Thrusday, January 07, 1999
Fur flies as Bearcatgate breaks out
BY TIM SULLIVAN
The Cincinnati Enquirer
By tradition, The Bearcat is anonymous. His identity is revealed on a need-to-know basis. He is a mascot of mystery, and now, of mystique.
The fourth-year marketing major who wears the Bearcat costume became a celebrity of sorts Wednesday at Shoemaker Center. The University of Cincinnati basketball team extended its perfect season to 14 games with an 87-64 victory over DePaul, behind brilliant shot-making by Melvin Levett and historic shot-blocking by Kenyon Martin. Yet the guy in the cartoon garb nearly stole the show.
He did it by accident, he said, and was subsequently filled with regret.
It was really a huge misunderstanding, The Bearcat said in a rare interview without his headpiece. I came out from that timeout, and I tripped over the cameraman's cable. When I looked up, I saw a pair of black pants. I thought it was a cameraman. Apparently, it wasn't the cameraman.
It was, in fact, referee Paul Kaster, and only a few moments after UC coach Bob Huggins had been called for a technical foul. Given this coincidence, and the variety of The Bearcat's gestures which included the international signal for a blocking foul the mascot's actions appeared intended to provoke the official. If his obstructed view prevented him from distinguishing a whistle from a camera, he was the only one in the arena to make that mistake.
Enter UC officialdom. Exit mascot. Instant martyr.
C-USA is watching
Berating officials has traditionally been considered Bob Huggins' responsibility at UC, and the inalienable right of the paying customers. Mascots are cautioned against conduct detrimental to decorum, particularly if it has the potential of provoking a technical foul.
Tom Hathaway, UC's sports information director, spotted the inflammatory appearance of The Bearcat's behavior and swiftly moved to the scene. Hathaway advised The Bearcat to back off and, when his advice was not immediately heeded, escorted the mascot from the arena. Arena security, ever vigilant, promptly declared that door off-limits to reporters.
There's a conference guideline about mascots not having interplay with the game officials, Hathaway said later. We talked to him about the conference rules.
As the rules were being reviewed, the spectators closest to the incident took up a chant on behalf of The Bearcat. The mascot could hear them as he awaited sentencing. Cheeleader coach Tabby Fagan cleared the mascot to return to the floor for the second half. She later appeared to break up The Bearcat's interview with The Enquirer.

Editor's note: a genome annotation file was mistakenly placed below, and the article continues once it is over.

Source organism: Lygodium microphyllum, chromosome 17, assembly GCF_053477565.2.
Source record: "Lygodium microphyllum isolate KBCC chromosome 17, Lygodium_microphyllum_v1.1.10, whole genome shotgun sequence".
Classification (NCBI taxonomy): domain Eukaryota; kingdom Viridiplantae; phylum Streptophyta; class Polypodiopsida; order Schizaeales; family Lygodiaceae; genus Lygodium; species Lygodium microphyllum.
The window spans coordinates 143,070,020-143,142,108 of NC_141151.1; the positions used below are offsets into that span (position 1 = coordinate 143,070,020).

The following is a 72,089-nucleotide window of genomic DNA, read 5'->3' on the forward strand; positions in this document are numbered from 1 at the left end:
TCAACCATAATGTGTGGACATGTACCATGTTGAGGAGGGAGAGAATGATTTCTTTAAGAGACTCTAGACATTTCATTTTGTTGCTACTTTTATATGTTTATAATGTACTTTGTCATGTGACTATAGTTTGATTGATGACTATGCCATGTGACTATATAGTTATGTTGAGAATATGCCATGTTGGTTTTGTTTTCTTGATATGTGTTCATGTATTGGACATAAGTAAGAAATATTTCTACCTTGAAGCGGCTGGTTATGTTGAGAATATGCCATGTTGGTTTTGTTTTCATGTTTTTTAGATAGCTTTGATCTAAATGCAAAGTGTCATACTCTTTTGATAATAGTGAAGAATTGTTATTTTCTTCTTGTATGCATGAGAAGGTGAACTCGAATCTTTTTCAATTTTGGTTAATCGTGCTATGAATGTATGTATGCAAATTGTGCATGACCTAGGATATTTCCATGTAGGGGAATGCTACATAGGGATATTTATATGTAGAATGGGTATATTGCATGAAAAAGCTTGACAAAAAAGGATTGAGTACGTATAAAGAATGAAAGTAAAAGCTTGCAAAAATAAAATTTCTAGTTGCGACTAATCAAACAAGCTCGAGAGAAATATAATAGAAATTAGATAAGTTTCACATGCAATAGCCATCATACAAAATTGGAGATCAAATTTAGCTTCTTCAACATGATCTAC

The Bearcat is an anonymous figure, Fagan explained. He doesn't talk.
Back to ovation
When his cooling-off period had ended, The Bearcat returned to the floor to a tumultuous ovation shortly before the start of the second half. His cheerleading colleagues promptly tackled him near center court, perhaps as a precaution.
I apologized to the referees, The Bearcat said. And I plan to apologize to the man who took me off the court. I just don't want this misunderstanding to get me in trouble. Things have a tendency to get out of hand.
Mascots are sometimes emboldened and sometimes encouraged, to push the envelope of etiquette. The Rhode Island Ram was ejected from a game last year after knocking the mask off the St. Joseph's Hawk. Before last month's Stanford-Cal football game, police were enlisted to perform pregame breathalyzer tests on the school mascots. The tipoff of the 1996 Women's NCAA Championship game was delayed because the Tennessee Volunteer jumped on a stuffed animal that exploded on impact.
It's a high-profile job, but it does have its drawbacks. The costumes can be heavy, and they are always hot.
I love the fact that at one time or another, all 13,000 fans are watching me for at least one second, The Bearcat said. Tonight, it was a long second.
Enquirer columnist Tim Sullivan welcomes your E-mail. Message him at email@example.com